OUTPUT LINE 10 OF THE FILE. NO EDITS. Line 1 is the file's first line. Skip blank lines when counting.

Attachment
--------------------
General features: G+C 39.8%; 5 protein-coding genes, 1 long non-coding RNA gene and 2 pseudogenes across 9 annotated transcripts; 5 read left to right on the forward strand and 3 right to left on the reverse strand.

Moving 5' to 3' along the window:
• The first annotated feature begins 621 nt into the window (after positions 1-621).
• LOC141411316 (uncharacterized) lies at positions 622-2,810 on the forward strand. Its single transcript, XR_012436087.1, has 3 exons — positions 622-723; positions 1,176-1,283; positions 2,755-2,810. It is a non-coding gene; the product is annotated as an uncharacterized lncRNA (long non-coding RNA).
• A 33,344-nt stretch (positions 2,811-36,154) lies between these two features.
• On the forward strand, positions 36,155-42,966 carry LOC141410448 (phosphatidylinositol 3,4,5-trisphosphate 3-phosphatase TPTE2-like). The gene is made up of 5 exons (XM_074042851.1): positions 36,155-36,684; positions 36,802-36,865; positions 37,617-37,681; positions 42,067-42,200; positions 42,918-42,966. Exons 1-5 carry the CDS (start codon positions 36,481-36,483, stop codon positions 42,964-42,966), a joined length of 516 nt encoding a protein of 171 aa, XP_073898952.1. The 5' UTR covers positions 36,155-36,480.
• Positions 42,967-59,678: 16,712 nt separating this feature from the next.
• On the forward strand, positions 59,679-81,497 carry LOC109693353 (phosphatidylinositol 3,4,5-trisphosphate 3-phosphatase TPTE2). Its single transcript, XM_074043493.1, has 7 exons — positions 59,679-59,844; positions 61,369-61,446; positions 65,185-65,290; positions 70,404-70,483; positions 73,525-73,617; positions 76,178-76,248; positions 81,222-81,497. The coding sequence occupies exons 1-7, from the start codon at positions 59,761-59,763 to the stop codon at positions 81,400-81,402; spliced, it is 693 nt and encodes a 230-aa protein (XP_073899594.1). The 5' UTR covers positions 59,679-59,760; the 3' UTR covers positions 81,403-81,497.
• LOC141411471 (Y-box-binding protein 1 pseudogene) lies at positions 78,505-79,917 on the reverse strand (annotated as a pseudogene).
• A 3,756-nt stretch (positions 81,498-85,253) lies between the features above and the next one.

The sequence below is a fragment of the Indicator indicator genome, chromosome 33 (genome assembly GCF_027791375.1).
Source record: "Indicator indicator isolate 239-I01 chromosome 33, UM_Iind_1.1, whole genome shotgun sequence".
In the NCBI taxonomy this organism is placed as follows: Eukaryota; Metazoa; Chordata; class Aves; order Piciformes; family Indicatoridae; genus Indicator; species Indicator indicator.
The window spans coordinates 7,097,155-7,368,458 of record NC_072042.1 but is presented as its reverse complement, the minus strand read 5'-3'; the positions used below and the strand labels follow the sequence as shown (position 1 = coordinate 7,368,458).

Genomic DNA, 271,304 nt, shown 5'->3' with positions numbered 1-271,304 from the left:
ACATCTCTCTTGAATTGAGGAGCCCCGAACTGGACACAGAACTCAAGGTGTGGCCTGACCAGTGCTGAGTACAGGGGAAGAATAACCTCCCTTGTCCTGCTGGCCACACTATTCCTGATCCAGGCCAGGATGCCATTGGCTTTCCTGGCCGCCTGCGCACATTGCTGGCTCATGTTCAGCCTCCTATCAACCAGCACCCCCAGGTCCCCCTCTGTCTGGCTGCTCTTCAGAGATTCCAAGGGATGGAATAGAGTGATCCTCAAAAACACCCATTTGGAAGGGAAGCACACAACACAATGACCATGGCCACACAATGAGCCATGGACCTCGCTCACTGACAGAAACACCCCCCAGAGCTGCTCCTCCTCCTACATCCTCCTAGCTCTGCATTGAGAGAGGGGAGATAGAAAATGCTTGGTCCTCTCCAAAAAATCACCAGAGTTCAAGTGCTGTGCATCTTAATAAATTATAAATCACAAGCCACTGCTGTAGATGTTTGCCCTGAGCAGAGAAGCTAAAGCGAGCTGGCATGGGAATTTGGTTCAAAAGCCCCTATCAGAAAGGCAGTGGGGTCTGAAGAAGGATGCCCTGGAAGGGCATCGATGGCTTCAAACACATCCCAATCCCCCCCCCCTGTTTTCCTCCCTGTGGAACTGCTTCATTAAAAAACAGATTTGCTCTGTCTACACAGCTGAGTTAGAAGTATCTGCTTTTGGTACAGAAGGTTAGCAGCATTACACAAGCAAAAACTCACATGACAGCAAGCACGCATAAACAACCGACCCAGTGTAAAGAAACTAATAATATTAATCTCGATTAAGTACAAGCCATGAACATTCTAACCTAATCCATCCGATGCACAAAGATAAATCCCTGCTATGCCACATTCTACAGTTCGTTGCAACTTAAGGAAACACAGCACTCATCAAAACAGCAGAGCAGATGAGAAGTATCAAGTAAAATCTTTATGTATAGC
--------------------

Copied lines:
• A 3,756-nt stretch (positions 81,498-85,253) lies between the features above and the next one.